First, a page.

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How to Perform a Skin Self Examination

By: Sarah Knowles BA, MA - Updated: 19 Sep 2012 | comments*Discuss
Skin Self-exam Cancer Mole Lesions

Checking your skin regularly for signs of any changes, anything that looks abnormal, or any new skin growth, is important to your health – and could even save your life.

Doctors recommend doing a skin self-exam at least once a month, primarily looking for changes in the skin that could be signs of skin cancer. After all, who is more familiar with your body than you are - and who better to know what looks right, and what doesn't?

The main benefit of a skin self-exam is that it will help your doctor find any suspicious-looking skin problems early on, before they turn into something dangerous. When it comes to skin cancer, the earlier the diagnosis, the greater a chance of a cure. Your health, literally, is in your hands.

How to Do It

Women may decide to schedule a home skin self-exam at the same time they carry out a breast exam, perhaps once a month after a bath or shower. Men may want to carry out a self-exam on their testicles at this time, looking for anything unusual that could be an early sign of testicular cancer.

Parents can also encourage their children to keep any eye out for skin changes, so that they can begin performing their own self-exams when they are teens. It should become a part of a regular hygiene routine and feel natural, not like a bothersome task.

Start by finding a place that is bright enough with good lighting, and stand in front of a full-length mirror. Then start with your head and work down, looking for the following:

  • New moles, growths, lesions or blemishes
  • Any growth, particularly a mole, which has changed in size, texture or colour. That includes moles that are asymmetrical, have uneven edges, or have changed in appearance
  • Any type of lesions that refuse to heal
  • Any type of growth at all that looks different from other ones on your skin

When performing a skin self-exam, be sure to look at your entire body, including your back, arms, legs – even between your toes! If there are hard-to-see areas, ask a spouse (or good friend) to look for you.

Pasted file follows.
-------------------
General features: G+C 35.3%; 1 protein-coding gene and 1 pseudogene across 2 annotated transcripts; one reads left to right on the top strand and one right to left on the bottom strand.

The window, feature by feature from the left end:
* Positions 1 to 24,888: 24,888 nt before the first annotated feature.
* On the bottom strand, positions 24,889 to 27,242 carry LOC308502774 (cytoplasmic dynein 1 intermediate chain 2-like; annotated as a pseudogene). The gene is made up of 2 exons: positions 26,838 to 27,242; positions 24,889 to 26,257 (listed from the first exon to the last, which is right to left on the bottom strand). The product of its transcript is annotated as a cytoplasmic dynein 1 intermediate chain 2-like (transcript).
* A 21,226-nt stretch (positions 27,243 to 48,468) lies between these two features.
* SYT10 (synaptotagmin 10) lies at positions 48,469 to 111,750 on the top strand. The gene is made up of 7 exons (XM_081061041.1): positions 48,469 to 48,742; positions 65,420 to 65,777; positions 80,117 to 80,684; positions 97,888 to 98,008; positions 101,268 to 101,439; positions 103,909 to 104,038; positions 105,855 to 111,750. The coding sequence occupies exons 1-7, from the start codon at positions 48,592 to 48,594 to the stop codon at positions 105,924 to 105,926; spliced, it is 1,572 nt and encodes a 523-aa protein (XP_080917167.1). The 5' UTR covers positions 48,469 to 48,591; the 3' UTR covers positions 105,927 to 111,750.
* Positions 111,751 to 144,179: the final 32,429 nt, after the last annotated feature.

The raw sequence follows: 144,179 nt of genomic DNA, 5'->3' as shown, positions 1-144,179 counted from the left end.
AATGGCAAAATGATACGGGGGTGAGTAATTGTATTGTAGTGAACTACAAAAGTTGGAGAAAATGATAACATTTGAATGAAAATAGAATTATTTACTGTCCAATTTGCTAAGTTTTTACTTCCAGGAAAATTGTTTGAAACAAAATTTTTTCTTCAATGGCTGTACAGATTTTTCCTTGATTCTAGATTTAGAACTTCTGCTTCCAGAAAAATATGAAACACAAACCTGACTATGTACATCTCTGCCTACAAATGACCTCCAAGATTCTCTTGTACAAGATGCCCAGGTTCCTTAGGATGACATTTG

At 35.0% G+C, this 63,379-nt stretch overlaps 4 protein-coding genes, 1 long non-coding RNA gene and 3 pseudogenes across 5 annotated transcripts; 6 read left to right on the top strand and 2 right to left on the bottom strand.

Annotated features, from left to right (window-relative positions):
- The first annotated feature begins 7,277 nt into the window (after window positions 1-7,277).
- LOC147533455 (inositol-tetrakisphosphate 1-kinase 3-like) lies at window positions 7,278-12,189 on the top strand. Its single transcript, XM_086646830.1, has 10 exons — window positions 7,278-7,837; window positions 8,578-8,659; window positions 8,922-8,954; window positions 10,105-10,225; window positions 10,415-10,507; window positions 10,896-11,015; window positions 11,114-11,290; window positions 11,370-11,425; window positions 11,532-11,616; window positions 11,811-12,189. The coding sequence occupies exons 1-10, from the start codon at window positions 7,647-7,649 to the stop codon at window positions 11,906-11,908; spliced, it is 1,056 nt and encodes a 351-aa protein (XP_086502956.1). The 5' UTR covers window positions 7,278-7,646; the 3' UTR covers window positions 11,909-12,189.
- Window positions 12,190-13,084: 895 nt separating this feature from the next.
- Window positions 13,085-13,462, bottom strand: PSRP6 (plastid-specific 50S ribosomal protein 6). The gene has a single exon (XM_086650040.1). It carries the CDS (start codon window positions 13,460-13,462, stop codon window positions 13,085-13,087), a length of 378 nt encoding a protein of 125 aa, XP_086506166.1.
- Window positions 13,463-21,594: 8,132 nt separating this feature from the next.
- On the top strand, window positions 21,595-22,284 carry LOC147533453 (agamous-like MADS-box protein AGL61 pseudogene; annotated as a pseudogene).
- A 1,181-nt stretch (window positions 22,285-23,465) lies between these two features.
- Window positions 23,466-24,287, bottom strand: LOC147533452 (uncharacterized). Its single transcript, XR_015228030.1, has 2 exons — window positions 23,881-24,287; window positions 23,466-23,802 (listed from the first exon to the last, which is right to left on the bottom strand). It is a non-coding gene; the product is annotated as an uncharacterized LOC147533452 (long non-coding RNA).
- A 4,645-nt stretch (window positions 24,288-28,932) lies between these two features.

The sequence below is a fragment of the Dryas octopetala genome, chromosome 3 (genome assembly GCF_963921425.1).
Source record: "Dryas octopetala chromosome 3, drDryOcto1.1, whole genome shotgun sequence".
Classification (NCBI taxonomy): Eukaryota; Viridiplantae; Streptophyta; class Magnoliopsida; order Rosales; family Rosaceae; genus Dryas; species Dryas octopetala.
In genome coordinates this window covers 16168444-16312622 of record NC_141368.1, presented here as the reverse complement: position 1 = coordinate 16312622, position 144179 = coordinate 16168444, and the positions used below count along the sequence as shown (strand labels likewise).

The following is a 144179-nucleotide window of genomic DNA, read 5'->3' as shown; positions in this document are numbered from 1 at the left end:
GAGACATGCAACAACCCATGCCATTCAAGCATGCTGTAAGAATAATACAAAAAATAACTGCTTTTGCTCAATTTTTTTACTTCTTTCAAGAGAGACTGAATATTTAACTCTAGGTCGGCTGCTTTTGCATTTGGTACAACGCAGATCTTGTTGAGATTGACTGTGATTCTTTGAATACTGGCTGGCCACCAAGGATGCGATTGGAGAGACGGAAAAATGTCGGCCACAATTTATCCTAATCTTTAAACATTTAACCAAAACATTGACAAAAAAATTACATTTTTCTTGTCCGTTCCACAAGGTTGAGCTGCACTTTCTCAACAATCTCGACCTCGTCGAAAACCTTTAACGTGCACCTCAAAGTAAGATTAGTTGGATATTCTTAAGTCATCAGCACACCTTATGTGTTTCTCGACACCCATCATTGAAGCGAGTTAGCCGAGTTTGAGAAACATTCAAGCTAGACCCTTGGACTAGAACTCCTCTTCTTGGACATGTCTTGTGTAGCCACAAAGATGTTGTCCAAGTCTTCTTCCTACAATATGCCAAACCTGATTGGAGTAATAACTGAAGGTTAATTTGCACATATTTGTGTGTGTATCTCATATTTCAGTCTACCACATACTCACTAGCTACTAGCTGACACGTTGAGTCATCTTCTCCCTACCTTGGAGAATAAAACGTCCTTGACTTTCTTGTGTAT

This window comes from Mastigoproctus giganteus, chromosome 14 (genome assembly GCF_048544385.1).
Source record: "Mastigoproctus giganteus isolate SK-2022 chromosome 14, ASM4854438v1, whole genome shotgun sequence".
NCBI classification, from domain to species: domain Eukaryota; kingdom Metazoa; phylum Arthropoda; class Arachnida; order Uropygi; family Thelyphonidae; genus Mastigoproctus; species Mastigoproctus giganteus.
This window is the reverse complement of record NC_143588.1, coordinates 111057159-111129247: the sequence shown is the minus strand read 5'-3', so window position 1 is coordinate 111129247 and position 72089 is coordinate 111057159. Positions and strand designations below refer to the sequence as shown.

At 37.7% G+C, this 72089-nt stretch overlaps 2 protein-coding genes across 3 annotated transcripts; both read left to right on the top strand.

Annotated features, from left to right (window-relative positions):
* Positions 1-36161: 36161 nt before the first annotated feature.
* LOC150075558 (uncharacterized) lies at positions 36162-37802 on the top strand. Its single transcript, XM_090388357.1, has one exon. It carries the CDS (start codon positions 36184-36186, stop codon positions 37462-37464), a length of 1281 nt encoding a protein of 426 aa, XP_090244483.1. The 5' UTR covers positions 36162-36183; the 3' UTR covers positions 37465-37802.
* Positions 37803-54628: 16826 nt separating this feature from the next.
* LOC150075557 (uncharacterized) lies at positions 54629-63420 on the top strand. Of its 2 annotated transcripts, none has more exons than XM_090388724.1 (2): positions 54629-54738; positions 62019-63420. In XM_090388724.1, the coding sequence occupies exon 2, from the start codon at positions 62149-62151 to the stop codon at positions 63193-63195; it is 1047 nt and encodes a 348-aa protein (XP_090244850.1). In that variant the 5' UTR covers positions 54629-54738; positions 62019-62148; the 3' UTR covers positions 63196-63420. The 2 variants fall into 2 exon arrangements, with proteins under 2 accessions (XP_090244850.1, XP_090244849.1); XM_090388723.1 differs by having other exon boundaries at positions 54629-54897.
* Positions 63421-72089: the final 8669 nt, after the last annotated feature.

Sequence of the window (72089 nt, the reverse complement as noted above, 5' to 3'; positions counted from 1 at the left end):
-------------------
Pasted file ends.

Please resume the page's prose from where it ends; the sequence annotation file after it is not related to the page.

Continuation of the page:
People Who Are at Risk

Some people are more at risk for skin cancer than others. If you fall into this category, you may want to keep a journal of your skin exams, writing down what you see to make it easier to keep track of changes.

People who are most at risk are those who:

  • Have a history of skin cancer in their family
  • Are older
  • Have a weakened immune system
  • Have had excessive exposure from ultra-violet (UV) rays, either from the sun or tanning beds
  • Have had skin cancer already in the past
  • Are Caucasian, especially with fair skin, red or blonde hair, and burn easily – although people from all ethnic groups can get skin cancer
Skin cancer is incredibly common. The three main types – basal cell carcinoma, squamous cell carcinoma and melanoma – all have different appearances, so it’s vital to talk these over with your GP or dermatologist to know the warning signs.

Doing a regular skin self-exam is important, as is visiting your GP or dermatologist on a regular basis to rule out any abnormality you may find. As skin cancer is on the outside of your body where it is easily visible, early detection is that much easier. And as we all know, early detection is key.

Never be embarrassed to show anything suspicious to your doctor, or to worry that it’s really nothing and that you are wasting your doctor’s time. Showing a medical professional anything that concerns you could save your life.

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